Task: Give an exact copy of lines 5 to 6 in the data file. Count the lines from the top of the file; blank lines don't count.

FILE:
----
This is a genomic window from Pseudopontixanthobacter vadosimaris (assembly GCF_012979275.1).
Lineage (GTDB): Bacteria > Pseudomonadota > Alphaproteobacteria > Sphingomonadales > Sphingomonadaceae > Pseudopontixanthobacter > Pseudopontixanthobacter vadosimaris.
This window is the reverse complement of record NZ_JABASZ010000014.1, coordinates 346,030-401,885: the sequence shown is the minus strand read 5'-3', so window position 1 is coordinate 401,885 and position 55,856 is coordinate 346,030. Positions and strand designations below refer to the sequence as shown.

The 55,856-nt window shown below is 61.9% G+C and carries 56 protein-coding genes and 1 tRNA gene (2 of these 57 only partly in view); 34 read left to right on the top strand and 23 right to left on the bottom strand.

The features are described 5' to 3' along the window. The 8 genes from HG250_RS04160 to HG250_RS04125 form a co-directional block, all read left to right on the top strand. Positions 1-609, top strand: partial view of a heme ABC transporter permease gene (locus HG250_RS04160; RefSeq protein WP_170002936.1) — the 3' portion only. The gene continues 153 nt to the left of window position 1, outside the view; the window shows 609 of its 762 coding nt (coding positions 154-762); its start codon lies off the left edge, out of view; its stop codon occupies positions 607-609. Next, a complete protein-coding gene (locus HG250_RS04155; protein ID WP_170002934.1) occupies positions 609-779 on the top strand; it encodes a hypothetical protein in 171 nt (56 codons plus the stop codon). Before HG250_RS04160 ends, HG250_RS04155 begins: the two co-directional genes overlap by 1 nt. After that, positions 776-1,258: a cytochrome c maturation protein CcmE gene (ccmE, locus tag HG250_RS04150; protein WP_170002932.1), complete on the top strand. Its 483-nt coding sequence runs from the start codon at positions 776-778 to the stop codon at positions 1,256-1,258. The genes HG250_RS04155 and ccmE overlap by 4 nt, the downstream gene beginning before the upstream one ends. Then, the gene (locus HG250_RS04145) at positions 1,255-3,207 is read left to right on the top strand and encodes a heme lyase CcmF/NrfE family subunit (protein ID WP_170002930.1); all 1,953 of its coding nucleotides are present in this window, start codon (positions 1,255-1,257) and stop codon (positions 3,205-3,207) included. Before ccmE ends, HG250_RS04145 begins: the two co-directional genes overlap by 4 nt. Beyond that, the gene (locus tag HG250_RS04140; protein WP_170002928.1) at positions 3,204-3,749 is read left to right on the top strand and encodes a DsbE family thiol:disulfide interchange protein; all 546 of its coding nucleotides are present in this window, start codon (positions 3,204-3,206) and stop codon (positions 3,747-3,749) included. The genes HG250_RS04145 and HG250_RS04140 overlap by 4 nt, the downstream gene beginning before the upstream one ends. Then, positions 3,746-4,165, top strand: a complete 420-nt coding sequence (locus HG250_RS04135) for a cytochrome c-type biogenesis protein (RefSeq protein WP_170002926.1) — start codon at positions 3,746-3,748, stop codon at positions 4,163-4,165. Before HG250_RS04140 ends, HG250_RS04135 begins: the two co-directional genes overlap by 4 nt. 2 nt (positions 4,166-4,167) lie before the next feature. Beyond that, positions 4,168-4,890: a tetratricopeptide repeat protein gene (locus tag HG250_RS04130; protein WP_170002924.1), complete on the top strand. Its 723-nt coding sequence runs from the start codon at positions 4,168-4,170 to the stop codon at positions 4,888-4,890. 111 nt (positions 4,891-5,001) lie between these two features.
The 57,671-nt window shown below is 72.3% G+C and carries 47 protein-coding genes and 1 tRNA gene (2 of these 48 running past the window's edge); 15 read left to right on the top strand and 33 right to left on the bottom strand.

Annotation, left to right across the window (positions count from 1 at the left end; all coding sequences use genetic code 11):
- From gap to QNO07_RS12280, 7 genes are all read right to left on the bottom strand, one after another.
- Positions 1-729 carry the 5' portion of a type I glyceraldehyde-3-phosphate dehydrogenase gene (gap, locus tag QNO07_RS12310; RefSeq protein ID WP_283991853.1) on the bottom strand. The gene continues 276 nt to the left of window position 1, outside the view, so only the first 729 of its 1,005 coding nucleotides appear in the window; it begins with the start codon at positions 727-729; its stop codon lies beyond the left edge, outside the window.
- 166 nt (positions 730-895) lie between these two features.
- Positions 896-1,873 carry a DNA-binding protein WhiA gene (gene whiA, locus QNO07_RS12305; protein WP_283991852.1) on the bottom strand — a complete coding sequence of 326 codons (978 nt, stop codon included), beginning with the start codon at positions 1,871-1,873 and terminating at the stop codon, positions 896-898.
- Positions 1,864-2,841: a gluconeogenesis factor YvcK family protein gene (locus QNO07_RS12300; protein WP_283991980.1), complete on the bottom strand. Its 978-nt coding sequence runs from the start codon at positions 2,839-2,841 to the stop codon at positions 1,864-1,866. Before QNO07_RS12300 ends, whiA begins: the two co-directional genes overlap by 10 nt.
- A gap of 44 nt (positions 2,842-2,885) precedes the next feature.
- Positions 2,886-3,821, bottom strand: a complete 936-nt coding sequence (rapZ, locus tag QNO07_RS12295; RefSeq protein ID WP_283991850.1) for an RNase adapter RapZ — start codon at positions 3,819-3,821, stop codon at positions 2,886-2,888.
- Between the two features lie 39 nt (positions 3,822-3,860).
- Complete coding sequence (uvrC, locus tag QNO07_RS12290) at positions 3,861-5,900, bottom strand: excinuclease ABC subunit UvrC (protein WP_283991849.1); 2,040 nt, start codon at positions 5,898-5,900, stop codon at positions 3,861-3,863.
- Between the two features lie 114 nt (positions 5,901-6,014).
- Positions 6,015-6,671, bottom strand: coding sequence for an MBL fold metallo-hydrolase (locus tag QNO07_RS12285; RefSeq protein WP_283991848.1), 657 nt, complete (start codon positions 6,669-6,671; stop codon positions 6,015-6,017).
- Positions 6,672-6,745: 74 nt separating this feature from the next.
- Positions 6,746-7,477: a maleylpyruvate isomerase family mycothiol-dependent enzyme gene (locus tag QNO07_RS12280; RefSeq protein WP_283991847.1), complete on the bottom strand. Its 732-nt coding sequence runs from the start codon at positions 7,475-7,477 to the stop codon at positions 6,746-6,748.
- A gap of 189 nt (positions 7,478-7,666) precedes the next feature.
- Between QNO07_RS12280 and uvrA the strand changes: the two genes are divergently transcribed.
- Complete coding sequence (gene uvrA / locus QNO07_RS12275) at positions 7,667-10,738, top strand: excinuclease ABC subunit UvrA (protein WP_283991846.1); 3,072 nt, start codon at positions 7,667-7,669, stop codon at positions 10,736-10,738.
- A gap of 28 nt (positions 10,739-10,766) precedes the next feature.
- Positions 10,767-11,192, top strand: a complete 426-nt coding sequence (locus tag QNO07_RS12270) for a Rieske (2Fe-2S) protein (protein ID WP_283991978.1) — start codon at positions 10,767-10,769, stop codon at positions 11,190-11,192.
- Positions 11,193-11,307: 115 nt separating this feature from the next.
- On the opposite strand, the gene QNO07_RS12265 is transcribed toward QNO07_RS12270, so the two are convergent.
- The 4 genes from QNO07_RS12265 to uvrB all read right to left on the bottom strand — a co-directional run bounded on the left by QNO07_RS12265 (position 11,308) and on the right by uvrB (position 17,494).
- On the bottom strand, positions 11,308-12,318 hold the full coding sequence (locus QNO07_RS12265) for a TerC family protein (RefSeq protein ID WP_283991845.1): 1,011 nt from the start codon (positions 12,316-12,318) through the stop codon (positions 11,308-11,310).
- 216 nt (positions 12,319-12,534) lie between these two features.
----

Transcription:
The features are described 5' to 3' along the window. The 8 genes from HG250_RS04160 to HG250_RS04125 form a co-directional block, all read left to right on the top strand. Positions 1-609, top strand: partial view of a heme ABC transporter permease gene (locus HG250_RS04160; RefSeq protein WP_170002936.1) — the 3' portion only. The gene continues 153 nt to the left of window position 1, outside the view; the window shows 609 of its 762 coding nt (coding positions 154-762); its start codon lies off the left edge, out of view; its stop codon occupies positions 607-609. Next, a complete protein-coding gene (locus HG250_RS04155; protein ID WP_170002934.1) occupies positions 609-779 on the top strand; it encodes a hypothetical protein in 171 nt (56 codons plus the stop codon). Before HG250_RS04160 ends, HG250_RS04155 begins: the two co-directional genes overlap by 1 nt. After that, positions 776-1,258: a cytochrome c maturation protein CcmE gene (ccmE, locus tag HG250_RS04150; protein WP_170002932.1), complete on the top strand. Its 483-nt coding sequence runs from the start codon at positions 776-778 to the stop codon at positions 1,256-1,258. The genes HG250_RS04155 and ccmE overlap by 4 nt, the downstream gene beginning before the upstream one ends. Then, the gene (locus HG250_RS04145) at positions 1,255-3,207 is read left to right on the top strand and encodes a heme lyase CcmF/NrfE family subunit (protein ID WP_170002930.1); all 1,953 of its coding nucleotides are present in this window, start codon (positions 1,255-1,257) and stop codon (positions 3,205-3,207) included. Before ccmE ends, HG250_RS04145 begins: the two co-directional genes overlap by 4 nt. Beyond that, the gene (locus tag HG250_RS04140; protein WP_170002928.1) at positions 3,204-3,749 is read left to right on the top strand and encodes a DsbE family thiol:disulfide interchange protein; all 546 of its coding nucleotides are present in this window, start codon (positions 3,204-3,206) and stop codon (positions 3,747-3,749) included. The genes HG250_RS04145 and HG250_RS04140 overlap by 4 nt, the downstream gene beginning before the upstream one ends. Then, positions 3,746-4,165, top strand: a complete 420-nt coding sequence (locus HG250_RS04135) for a cytochrome c-type biogenesis protein (RefSeq protein WP_170002926.1) — start codon at positions 3,746-3,748, stop codon at positions 4,163-4,165. Before HG250_RS04140 ends, HG250_RS04135 begins: the two co-directional genes overlap by 4 nt. 2 nt (positions 4,166-4,167) lie before the next feature. Beyond that, positions 4,168-4,890: a tetratricopeptide repeat protein gene (locus tag HG250_RS04130; protein WP_170002924.1), complete on the top strand. Its 723-nt coding sequence runs from the start codon at positions 4,168-4,170 to the stop codon at positions 4,888-4,890. 111 nt (positions 4,891-5,001) lie between these two features.
The 57,671-nt window shown below is 72.3% G+C and carries 47 protein-coding genes and 1 tRNA gene (2 of these 48 running past the window's edge); 15 read left to right on the top strand and 33 right to left on the bottom strand.